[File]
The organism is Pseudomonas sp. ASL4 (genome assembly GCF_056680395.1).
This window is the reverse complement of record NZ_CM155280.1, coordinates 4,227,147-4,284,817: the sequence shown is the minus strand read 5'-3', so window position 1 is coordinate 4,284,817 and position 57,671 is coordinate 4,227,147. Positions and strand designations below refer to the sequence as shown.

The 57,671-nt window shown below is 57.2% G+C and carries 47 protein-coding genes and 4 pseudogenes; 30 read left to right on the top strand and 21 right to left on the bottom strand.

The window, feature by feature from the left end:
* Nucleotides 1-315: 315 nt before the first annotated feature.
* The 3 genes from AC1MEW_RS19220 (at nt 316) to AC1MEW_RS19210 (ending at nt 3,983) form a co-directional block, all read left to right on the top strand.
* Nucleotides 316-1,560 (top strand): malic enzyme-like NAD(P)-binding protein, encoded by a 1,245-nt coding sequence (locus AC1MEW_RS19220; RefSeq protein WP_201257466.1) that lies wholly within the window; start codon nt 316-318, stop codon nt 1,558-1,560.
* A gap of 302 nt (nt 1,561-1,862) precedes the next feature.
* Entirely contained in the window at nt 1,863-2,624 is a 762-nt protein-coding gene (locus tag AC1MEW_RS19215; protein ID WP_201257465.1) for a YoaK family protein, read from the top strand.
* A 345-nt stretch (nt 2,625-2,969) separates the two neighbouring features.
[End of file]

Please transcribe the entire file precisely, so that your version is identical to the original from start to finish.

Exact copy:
The organism is Pseudomonas sp. ASL4 (genome assembly GCF_056680395.1).
This window is the reverse complement of record NZ_CM155280.1, coordinates 4,227,147-4,284,817: the sequence shown is the minus strand read 5'-3', so window position 1 is coordinate 4,284,817 and position 57,671 is coordinate 4,227,147. Positions and strand designations below refer to the sequence as shown.

The 57,671-nt window shown below is 57.2% G+C and carries 47 protein-coding genes and 4 pseudogenes; 30 read left to right on the top strand and 21 right to left on the bottom strand.

The window, feature by feature from the left end:
* Nucleotides 1-315: 315 nt before the first annotated feature.
* The 3 genes from AC1MEW_RS19220 (at nt 316) to AC1MEW_RS19210 (ending at nt 3,983) form a co-directional block, all read left to right on the top strand.
* Nucleotides 316-1,560 (top strand): malic enzyme-like NAD(P)-binding protein, encoded by a 1,245-nt coding sequence (locus AC1MEW_RS19220; RefSeq protein WP_201257466.1) that lies wholly within the window; start codon nt 316-318, stop codon nt 1,558-1,560.
* A gap of 302 nt (nt 1,561-1,862) precedes the next feature.
* Entirely contained in the window at nt 1,863-2,624 is a 762-nt protein-coding gene (locus tag AC1MEW_RS19215; protein ID WP_201257465.1) for a YoaK family protein, read from the top strand.
* A 345-nt stretch (nt 2,625-2,969) separates the two neighbouring features.